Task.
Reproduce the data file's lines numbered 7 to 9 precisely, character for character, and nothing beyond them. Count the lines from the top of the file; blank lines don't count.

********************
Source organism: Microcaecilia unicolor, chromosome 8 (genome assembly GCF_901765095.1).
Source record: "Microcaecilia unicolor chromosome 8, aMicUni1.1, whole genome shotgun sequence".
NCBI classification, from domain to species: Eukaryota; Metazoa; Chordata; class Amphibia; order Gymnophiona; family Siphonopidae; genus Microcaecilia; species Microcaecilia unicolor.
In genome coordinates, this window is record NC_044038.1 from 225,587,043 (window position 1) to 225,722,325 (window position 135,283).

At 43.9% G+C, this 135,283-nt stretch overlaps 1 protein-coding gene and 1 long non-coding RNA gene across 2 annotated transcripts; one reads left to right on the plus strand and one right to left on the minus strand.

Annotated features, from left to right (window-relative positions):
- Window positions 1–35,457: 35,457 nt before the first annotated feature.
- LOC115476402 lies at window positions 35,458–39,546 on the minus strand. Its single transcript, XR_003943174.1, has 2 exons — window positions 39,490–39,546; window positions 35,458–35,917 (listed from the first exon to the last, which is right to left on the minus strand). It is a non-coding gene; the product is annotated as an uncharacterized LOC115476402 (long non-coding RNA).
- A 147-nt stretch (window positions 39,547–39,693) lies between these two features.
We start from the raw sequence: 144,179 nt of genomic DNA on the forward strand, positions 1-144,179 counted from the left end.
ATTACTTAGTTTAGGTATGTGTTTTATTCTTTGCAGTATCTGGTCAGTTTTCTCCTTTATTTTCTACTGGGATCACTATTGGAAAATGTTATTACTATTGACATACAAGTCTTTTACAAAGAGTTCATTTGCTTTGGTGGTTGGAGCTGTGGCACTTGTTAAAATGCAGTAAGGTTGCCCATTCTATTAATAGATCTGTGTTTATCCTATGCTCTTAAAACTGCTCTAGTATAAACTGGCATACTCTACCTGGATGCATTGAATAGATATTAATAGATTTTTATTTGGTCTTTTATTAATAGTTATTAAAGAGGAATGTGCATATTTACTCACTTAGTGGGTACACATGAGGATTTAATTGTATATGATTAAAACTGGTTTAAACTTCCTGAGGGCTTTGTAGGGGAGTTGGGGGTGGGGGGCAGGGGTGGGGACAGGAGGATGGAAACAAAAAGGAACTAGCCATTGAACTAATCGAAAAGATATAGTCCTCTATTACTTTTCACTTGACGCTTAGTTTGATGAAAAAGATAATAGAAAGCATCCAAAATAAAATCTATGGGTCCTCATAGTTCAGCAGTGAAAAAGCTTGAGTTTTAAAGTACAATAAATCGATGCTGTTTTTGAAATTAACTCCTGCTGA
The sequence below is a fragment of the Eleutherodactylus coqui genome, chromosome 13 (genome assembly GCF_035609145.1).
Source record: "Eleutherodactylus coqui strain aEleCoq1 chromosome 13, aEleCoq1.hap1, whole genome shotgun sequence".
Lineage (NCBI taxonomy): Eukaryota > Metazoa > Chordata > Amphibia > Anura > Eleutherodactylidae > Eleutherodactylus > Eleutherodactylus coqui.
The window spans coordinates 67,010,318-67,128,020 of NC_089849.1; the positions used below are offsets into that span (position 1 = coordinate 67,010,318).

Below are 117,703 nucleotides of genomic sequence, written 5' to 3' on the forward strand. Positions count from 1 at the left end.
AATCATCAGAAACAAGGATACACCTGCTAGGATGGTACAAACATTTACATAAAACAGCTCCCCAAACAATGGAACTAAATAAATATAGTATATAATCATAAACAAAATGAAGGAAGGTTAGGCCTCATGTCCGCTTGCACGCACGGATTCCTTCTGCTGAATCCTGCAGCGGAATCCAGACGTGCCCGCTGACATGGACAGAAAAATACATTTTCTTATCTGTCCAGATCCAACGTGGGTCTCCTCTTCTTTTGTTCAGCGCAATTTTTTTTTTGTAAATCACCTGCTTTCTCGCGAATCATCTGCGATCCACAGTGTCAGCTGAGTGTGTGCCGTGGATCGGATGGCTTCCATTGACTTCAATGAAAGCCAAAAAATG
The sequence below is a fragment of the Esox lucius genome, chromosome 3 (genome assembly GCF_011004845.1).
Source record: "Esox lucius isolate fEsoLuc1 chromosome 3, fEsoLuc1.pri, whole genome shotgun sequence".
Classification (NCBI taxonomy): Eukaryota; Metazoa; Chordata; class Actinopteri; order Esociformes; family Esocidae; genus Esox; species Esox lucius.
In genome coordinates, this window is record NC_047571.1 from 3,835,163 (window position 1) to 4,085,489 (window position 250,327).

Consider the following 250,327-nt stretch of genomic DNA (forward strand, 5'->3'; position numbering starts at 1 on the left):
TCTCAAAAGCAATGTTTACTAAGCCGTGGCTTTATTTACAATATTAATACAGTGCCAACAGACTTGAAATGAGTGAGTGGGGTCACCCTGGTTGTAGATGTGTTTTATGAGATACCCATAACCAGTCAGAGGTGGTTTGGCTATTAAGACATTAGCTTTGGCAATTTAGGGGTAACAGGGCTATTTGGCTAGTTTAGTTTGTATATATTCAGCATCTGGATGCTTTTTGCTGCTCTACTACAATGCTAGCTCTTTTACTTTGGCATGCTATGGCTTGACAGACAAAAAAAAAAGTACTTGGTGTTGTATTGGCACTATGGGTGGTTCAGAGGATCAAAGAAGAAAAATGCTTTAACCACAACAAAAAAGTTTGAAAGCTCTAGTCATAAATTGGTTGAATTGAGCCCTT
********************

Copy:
- Window positions 1–35,457: 35,457 nt before the first annotated feature.
- LOC115476402 lies at window positions 35,458–39,546 on the minus strand. Its single transcript, XR_003943174.1, has 2 exons — window positions 39,490–39,546; window positions 35,458–35,917 (listed from the first exon to the last, which is right to left on the minus strand). It is a non-coding gene; the product is annotated as an uncharacterized LOC115476402 (long non-coding RNA).
- A 147-nt stretch (window positions 39,547–39,693) lies between these two features.